South Allington House - 3

However, the transcription of the wills of Walter Prettejohn, Walter Lamble Prettejohn and Nicholas Pitts together with other associated family documents revealed certain anomalies from which some conclusions may be drawn.

One thing that was a little bizarre about the will of Nicholas Pitts drafted in 1862 (it was not executed until 1870) was that the greater proportion of the Pitts property in terms of land value and income, the farming lands in and around South Allington, were bequeathed to the younger son - Thomas Harris Pitts. Nicholas, the elder son, inherited the properties in and around Modbury and Loddiswell including the Whympstone farm and manor house. It is true that both sons took over the day-to-day control of the farming lands they both subsequently inherited, some years prior to the death of their father; but this does not explain the value differential. In practical terms Thomas inherited 75% of the total farm income. Nicholas also imposed on his younger son Thomas, the greater proportion of the charges against the estates. Rightly so. These charges were established, firstly, to repay a jointure, or financial commitment (reflecting the properties brought into the marriage by Elizabeth through the Prettejohn connections) between Nicholas and his wife Elizabeth which was secured by a marriage settlement prior to their marriage in 1833. The marriage settlement created an obligation on the part of Nicholas to ensure that his wife received certain lump sums, property and an annuity after his death. Secondly, the charges were to fund annuities for their daughters to ensure a degree of financial independence. In any case, it was unusual at that time among the gentry for the younger son take the 'home' property and manor house - in this case South Allington House.

To return to the issue of the "jointure". The definition of "jointure" is "an estate secured to a prospective wife as a marriage settlement in lieu of a dower". The wording of the will is “.... a jointure .... secured by the settlement executed previous to my marriage, and charged on certain of my lands situate at South Allington .....”. This strongly suggests that the South Allington property had come to Elizabeth from either the Prettejohns or the Harrises. But it seems we can discount the Harris connection because of the following:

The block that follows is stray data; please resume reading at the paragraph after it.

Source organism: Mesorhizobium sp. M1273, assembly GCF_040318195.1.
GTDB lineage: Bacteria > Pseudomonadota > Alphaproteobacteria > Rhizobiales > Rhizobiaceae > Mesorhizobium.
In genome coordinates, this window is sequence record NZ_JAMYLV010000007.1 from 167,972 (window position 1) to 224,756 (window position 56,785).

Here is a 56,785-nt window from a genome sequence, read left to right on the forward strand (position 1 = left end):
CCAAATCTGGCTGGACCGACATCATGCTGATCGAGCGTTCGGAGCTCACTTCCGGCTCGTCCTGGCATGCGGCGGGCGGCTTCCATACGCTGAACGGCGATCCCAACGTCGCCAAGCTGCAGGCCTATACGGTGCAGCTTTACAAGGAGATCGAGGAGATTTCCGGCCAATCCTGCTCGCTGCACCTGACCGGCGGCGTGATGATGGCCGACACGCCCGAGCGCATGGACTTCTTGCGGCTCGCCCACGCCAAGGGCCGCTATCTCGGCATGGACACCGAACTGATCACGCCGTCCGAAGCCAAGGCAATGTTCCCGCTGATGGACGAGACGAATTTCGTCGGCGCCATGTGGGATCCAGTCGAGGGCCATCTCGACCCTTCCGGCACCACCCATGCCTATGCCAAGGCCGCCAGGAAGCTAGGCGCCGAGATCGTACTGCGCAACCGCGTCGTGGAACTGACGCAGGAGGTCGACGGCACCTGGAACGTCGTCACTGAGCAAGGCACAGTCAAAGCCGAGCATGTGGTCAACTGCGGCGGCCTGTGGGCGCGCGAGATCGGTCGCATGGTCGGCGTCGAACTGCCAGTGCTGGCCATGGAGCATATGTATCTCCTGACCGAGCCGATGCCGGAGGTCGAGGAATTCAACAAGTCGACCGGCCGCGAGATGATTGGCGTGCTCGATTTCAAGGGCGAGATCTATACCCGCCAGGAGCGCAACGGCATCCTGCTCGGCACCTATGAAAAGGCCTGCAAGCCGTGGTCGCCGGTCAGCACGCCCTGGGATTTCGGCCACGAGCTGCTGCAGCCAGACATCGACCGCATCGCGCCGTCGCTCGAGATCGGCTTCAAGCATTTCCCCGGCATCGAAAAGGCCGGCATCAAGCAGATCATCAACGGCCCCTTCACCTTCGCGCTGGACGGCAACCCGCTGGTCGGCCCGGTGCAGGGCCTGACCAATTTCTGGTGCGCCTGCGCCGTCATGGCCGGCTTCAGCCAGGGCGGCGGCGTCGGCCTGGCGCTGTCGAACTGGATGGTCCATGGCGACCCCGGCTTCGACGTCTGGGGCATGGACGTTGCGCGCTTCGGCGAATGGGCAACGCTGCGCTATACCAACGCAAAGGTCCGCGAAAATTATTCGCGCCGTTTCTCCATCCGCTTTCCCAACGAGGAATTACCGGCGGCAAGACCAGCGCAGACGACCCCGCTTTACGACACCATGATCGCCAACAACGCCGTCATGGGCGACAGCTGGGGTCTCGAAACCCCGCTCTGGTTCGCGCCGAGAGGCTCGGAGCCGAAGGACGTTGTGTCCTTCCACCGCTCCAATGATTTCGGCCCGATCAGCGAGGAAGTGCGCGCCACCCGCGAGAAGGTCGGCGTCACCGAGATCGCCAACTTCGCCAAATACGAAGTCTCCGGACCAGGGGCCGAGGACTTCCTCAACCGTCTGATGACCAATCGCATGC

In the Stokenham Occasional Papers Book 3 published by W.A. Roberts in 1981 there is an article called Prettejohn by Peter Cowell. The article gives some credence to the proposition that South Allington House and the adjacent lands came through the Prettejohn family, rather than the Pitts family. His source for the following extract is the Pitts family papers in the Devon Records Office. He says:

“…. The senior branch of the Prettejohn family descended from Nathaniel, the eldest son being called Nicholas in the four succeeding generations, the first of whom was the last to be described, when he was buried at Stokenham in 1684, as being of Dunstone. He had married into the March family of Chivelstone and from them it seems that some acres of land at South Allington came into the family.

“After Nicholas Prettejohn of the fourth generation died (in 1765) without issue the land at South Allington went to his brother Walter Prettejohn, and it was through Walter's daughter's daughter' (Elizabeth Prettejohn Harris) 'who married Nicholas Pitts, that the land there went to the Pitts family who retained it until the 1960's.' (When, about 1964, William Nicholas Charles Harris Pitts sold it to the then major tenants of the farm.)

South Allington House

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Prettejohn Pedigrees
Catriona Aldridge, 2007, provided the Prettejohn Coat of Arms which is on old family silver.
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